ISER Publication - Nature-based tourism, resource dependence, and resilience of Arctic communities: framing complex issues in a changing environment
Article in Journal of Sustainable Tourism: 1-18
Current research on tourism in the Arctic has focused largely on the extent, location, and type of tourism activities that occur in the region. Recently, challenges have been identified that the tourism industry is likely to face in the wake of global changes, including climate change. Related research, conducted within and outside of the Arctic, suggests that rural communities can become economically dependent on natural resource extraction (e.g. oil, gas, timber harvesting, and mining of minerals) and non-extractive resources (e.g. nature-based recreation and tourism), limiting diversification and potentially threatening resilience of rural communities. In the western USA, communities have become dependent on both extractive and non-extractive natural resource activities including nature-based tourism; however, it is less clear whether a similar situation is occurring in Arctic communities. In this article, we propose a framework and indicators to analyze the potential dependence of Arctic communities on nature-based tourism and the resilience of Arctic communities to potential boom–bust cycles of nature-based tourism. To do so, we examine the current state-of-knowledge about tourism and nature-based tourism in the Arctic through the lens of boom–bust dynamics and social-ecological systems.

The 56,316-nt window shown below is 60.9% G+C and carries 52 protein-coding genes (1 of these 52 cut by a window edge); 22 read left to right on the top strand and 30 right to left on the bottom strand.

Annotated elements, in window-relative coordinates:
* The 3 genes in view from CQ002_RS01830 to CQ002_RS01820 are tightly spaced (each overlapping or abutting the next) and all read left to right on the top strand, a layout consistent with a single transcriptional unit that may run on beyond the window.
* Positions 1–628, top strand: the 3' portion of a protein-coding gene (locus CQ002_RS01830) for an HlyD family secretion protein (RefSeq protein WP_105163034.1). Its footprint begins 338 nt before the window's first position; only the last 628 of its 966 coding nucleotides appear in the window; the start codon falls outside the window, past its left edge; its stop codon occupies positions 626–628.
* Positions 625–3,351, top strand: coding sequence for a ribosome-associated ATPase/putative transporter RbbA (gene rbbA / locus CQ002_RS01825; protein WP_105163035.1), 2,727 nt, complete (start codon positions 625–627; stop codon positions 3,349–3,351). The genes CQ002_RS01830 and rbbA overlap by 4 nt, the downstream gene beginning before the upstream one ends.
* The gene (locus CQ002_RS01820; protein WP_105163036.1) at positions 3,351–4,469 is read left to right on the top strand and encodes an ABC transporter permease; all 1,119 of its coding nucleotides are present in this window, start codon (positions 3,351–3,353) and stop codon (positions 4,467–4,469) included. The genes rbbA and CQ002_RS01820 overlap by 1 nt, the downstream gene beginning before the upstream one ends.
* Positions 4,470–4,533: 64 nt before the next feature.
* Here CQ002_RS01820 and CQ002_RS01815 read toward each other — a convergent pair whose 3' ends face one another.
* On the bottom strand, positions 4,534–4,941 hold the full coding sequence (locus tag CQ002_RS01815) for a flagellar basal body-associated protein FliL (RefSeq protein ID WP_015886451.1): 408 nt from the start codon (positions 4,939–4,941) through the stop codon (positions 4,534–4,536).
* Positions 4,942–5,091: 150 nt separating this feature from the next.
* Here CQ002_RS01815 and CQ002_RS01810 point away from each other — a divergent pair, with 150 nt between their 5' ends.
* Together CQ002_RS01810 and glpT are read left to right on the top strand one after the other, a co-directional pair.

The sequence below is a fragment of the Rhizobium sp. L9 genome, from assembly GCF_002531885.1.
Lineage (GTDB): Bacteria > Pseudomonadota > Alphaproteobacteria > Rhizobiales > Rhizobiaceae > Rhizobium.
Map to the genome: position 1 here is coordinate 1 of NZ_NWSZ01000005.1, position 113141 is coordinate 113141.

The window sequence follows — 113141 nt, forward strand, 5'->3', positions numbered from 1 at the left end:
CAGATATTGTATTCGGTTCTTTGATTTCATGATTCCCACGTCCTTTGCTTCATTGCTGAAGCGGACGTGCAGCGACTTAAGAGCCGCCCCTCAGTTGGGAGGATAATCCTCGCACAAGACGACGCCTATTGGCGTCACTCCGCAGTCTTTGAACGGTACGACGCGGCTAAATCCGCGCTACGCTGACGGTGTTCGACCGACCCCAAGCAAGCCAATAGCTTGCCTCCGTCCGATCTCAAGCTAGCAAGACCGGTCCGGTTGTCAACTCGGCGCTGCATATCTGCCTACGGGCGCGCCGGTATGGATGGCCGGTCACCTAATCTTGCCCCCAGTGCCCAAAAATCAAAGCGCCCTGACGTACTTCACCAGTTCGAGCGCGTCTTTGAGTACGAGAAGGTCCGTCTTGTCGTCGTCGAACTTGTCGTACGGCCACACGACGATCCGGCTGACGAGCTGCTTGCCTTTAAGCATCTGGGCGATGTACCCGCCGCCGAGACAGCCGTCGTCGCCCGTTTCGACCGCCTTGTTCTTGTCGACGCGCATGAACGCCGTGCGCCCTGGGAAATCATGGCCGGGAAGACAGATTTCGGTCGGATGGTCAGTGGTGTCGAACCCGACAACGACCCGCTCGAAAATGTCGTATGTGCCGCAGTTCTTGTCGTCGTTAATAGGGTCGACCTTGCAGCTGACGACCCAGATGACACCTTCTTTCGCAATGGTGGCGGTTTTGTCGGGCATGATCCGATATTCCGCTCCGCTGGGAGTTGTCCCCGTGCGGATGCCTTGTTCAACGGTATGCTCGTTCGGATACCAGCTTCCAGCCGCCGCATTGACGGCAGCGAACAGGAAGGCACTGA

Sisneros-Kidd, A. M., C. Monz, V. Hausner, J. Schmidt, and D. Clark. 2019. Nature-based tourism, resource dependence, and resilience of Arctic communities: framing complex issues in a changing environment. Journal of Sustainable Tourism:1-18.